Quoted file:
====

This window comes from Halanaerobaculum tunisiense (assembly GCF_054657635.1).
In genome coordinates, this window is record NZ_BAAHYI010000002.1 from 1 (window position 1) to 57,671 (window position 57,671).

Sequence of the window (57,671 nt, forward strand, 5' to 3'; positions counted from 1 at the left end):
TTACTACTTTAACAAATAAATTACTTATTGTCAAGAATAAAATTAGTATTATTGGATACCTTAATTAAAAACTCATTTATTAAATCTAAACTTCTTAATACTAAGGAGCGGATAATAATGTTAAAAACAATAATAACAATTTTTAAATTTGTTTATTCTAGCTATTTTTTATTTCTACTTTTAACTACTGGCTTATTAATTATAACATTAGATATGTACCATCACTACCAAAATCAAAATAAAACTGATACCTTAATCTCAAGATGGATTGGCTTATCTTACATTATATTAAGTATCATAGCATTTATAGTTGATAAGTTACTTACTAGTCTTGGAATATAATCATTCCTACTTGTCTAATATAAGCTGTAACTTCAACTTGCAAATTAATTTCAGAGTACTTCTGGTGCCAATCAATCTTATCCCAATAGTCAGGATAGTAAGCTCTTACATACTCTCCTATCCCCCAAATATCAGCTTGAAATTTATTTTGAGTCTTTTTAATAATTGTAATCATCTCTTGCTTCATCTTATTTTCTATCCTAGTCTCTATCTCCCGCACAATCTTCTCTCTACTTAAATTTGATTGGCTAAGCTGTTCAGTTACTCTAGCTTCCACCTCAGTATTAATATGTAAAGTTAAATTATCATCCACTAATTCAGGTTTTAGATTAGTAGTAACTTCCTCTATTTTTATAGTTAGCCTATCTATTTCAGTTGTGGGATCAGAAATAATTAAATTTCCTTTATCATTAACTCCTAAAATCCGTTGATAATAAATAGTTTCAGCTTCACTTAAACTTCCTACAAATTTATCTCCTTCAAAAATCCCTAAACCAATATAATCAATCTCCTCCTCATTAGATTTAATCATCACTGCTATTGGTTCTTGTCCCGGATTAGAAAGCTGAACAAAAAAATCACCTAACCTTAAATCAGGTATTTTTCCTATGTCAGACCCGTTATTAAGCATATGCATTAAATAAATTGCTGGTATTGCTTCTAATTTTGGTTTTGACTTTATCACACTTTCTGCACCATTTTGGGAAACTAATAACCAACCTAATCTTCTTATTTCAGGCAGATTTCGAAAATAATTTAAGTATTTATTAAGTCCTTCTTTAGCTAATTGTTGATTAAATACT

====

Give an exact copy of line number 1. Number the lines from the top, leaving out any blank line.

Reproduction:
This window comes from Halanaerobaculum tunisiense (assembly GCF_054657635.1).